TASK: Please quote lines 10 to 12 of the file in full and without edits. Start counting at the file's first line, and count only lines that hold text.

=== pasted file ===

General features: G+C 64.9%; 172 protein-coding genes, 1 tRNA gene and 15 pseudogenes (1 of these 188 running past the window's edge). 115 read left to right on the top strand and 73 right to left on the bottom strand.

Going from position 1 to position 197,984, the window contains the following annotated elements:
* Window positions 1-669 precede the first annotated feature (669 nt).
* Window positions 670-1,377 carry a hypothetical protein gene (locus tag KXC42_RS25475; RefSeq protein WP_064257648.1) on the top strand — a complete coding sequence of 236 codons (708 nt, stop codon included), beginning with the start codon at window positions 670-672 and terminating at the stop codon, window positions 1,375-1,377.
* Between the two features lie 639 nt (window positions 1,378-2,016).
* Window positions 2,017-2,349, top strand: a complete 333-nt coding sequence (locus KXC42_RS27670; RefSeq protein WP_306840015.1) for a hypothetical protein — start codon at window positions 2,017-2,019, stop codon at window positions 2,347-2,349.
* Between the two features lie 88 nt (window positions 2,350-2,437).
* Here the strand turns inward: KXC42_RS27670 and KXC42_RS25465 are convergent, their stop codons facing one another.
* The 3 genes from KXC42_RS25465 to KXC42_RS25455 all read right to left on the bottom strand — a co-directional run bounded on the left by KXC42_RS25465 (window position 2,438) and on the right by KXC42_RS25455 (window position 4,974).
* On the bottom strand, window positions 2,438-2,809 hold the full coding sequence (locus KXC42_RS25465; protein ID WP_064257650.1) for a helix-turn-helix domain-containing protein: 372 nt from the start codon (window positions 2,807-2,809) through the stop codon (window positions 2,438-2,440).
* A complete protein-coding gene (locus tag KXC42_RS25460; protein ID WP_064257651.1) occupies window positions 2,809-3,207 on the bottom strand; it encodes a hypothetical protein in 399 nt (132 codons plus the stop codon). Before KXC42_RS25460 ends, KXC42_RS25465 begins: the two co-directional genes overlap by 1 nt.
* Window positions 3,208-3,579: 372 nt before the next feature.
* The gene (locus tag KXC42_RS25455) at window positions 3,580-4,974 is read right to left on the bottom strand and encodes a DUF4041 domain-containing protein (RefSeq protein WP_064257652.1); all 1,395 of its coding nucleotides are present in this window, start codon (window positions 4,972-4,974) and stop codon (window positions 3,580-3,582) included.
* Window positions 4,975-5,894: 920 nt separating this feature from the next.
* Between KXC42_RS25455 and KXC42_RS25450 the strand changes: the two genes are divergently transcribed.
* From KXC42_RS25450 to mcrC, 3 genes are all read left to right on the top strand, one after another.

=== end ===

* On the bottom strand, window positions 2,438-2,809 hold the full coding sequence (locus KXC42_RS25465; protein ID WP_064257650.1) for a helix-turn-helix domain-containing protein: 372 nt from the start codon (window positions 2,807-2,809) through the stop codon (window positions 2,438-2,440).
* A complete protein-coding gene (locus tag KXC42_RS25460; protein ID WP_064257651.1) occupies window positions 2,809-3,207 on the bottom strand; it encodes a hypothetical protein in 399 nt (132 codons plus the stop codon). Before KXC42_RS25460 ends, KXC42_RS25465 begins: the two co-directional genes overlap by 1 nt.
* Window positions 3,208-3,579: 372 nt before the next feature.